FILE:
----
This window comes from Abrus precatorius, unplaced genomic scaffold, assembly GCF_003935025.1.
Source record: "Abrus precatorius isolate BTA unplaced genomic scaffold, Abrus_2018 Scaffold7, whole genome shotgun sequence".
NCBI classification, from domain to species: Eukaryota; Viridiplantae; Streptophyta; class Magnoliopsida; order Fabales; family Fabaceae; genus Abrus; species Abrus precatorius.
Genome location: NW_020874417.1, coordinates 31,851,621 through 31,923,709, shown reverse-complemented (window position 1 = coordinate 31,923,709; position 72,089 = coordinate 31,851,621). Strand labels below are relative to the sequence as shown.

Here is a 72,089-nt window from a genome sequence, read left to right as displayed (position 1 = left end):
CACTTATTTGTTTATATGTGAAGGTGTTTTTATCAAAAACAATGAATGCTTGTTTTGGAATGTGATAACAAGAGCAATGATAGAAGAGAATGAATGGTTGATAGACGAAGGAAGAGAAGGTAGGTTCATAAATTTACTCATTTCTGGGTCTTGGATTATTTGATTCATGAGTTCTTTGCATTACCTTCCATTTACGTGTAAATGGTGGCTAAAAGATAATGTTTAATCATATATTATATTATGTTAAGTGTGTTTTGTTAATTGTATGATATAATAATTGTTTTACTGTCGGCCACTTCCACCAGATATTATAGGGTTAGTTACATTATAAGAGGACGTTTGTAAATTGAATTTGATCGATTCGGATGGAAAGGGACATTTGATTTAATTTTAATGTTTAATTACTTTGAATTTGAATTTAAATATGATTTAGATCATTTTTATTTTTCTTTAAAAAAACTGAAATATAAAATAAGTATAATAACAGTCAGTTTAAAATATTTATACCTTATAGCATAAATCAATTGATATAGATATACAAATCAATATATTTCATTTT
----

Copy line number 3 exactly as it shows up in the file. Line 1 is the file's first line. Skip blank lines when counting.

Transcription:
NCBI classification, from domain to species: Eukaryota; Viridiplantae; Streptophyta; class Magnoliopsida; order Fabales; family Fabaceae; genus Abrus; species Abrus precatorius.